SCARBOROUGH – After 40 years of fixing and cleaning furnaces, Phil Rossetti is quick to point out that he gets to meet a lot of people.

Interesting people. People who might be good to know.

Like the time Rossetti was doing a heating system tuneup in a customer’s basement, and twisted his knee. At first, doctors thought it was a sprain, then later realized he had torn his meniscus. So they sent him to a specialist.

“I walked in the doctor’s office, not paying any attention to the name,” said Rossetti, a master heat technician with Muller Heating & Plumbing of Scarborough. “It was his (the doctor’s) house I was doing when I hurt my knee. He said ‘Phil, I’m going to do your knee.’ I said, ‘You better do a good job or you’ll freeze this winter.’ “

Rossetti told me this story in the basement of a large, modern home in Scarborough, where he was doing an annual cleaning of an oil-fired heating system. He had cloths and rags strategically placed around the basement — under the filters on the oil tanks, in front of the burner, under the fuel line.

He also had buckets and rags placed around the room.

“You can’t avoid a little dripping here and there, but I try to leave it as clean as I can,” said Rossetti, 58, of Gorham.

He began by telling me that a normal cleaning should take “a full hour and a half” and more time than that if there are problems. He explained to me everything he does, and I could see why.

He started by lugging his tools and buckets and vacuum into the basement, which took about 10 or 15 minutes. Then he spread out cloths and rags and tools.

Then I helped him “blow out” the sediment and muck that had built up in the home’s two oil tanks. Rossetti turned off a series of valves and disconnected the fuel line from the oil burner. Then he had me screw a CO2 cartridge onto the line going to one oil tank, and press down on it.

I could hear a loud splash reverberating through the oil tank, with a little rattling noise as well.

“Did you hear that? There was definitely some stuff in there,” Rossetti said.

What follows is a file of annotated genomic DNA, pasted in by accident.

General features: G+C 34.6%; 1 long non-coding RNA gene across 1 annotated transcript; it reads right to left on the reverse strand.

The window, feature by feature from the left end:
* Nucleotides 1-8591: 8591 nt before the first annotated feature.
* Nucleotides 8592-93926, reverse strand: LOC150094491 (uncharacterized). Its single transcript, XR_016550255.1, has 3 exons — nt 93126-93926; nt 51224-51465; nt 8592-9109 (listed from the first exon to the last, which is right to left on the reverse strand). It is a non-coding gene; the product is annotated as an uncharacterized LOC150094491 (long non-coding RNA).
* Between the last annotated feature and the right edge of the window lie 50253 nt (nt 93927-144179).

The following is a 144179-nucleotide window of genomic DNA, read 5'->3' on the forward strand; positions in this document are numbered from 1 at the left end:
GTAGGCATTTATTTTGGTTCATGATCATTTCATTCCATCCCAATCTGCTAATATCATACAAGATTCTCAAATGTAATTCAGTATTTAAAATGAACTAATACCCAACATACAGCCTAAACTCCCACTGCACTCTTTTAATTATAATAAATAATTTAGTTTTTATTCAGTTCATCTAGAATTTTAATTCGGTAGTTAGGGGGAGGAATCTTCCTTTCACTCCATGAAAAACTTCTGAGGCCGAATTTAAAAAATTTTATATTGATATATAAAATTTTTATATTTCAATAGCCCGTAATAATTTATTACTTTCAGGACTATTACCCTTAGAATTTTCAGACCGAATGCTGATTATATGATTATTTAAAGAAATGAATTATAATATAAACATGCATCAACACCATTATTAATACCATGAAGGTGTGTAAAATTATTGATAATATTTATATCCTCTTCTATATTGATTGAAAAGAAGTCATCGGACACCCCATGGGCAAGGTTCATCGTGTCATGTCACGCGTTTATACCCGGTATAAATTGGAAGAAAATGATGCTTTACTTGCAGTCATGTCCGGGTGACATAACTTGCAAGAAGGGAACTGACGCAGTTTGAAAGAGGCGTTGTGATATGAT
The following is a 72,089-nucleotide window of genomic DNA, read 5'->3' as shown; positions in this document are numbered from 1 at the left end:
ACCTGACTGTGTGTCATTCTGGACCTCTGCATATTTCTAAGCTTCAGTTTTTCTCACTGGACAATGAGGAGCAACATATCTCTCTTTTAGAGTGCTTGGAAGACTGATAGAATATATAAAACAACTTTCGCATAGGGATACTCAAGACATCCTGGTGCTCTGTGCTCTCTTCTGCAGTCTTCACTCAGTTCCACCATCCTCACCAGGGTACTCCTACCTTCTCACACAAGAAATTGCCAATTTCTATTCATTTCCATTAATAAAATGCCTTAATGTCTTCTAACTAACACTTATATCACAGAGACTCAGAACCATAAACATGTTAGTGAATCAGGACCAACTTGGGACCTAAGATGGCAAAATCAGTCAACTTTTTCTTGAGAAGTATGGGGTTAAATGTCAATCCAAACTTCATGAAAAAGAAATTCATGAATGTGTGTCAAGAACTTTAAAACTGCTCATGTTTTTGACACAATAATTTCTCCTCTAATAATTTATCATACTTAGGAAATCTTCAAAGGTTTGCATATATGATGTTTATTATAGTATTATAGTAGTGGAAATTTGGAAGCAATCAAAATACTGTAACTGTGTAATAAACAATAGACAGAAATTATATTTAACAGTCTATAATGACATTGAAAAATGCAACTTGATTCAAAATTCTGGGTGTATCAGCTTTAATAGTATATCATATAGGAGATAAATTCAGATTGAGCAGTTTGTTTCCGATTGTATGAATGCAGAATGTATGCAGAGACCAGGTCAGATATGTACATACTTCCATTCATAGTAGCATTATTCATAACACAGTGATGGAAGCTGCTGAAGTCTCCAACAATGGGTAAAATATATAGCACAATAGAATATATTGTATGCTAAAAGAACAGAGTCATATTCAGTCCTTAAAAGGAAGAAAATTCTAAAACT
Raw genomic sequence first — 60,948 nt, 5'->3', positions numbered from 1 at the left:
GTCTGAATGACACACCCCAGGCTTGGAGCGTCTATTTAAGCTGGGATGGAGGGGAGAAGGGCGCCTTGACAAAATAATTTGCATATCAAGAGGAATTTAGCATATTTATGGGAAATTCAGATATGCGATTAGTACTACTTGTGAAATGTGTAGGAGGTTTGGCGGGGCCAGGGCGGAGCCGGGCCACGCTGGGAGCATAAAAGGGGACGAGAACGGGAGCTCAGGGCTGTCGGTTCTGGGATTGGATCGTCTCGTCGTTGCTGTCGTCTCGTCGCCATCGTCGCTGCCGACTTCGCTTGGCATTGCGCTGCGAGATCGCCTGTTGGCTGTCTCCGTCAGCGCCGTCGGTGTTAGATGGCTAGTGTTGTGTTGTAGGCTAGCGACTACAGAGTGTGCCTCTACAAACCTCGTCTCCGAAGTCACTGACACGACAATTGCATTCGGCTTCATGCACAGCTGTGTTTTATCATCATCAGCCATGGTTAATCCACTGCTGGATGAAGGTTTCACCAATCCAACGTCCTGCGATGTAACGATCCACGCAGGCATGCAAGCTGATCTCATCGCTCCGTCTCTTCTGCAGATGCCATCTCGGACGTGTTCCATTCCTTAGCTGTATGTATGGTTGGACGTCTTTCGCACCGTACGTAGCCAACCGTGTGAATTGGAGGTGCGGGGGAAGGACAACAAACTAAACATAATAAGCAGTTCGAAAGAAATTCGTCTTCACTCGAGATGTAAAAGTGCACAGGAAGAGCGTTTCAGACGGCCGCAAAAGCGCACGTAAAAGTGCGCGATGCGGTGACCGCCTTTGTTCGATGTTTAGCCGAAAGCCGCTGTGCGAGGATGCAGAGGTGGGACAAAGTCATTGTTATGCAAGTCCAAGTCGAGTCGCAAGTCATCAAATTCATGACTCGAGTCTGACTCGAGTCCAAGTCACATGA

After we blew the sediment out of the tanks, we changed the filter for each tank. Rossetti did most of the work because speed was of the essence. After he unfastened the lid to the filter housing, thick black liquid came flowing out. He put one bucket underneath it, which filled up so fast he had to put a second bucket underneath it.

“Always have two buckets ready,” he told me, as he knelt on a green foam pad and quickly changed the filter. “And always have something for your knees.”

He also told me, as a homeowner, that I should always look for a listing for “CO2” on the bill for my annual furnace cleaning. If that’s not there, it means my fuel tank lines weren’t cleaned out, and that can lead to problems.

Back at the main heating unit — a burner attached to a boiler — Rossetti explained to me that this particular unit was a sophisticated one and, therefore, a little different from some units he’ll work on. Then again, every unit is a little different.

We used adjustable wrenches to disassemble the unit into six or seven separate pieces. Rossetti showed me the parts, including one that had a small computer board in it. This was the brains, he told me. He then explained that there was a little “eye” or sensor that would know if the burner unit was on, by “seeing” the light of the flame. To aid this process, he sprayed an internal tube with reflective paint, to help the light show up better.

He also opened the burner to show me a ton of residue and soot that had collected. He then handed me a vacuum and, with my head nearly in the burner, I scraped and vacuumed up the particles.

Not every boiler works the way this one does, Rossetti told me, so not every boiler would have this kind of buildup. But in this case, we needed to clean it up.

Rossetti and I also disassembled the tube that connects the boiler to the chimney and cleaned dusty buildup out of that. He also had me stick my hand into the chimney.

“If it’s not clogged, you should feel the air,” Rossetti said. And I did indeed feel the air.

As Rossetti worked and I helped, we were both in relative comfort. The basement was extremely clean, with plenty of headroom.

But some places Rossetti works in have cobwebs or critters or water. And sometimes, he works for hours on his stomach in a crawl space, fixing and cleaning heating systems in homes with no basement at all.

“I did a place near Two Lights (in Cape Elizabeth) where the pipes froze and I spent a 12-hour day working in a crawl space,” he said.

But Rossetti doesn’t seem to mind. Different people, different basements, different challenges.

“I like meeting all kinds of people and troubleshooting their problems for them,” Rossetti said.

Staff Writer Ray Routhier can be contacted at 791-6454 or at:

[email protected]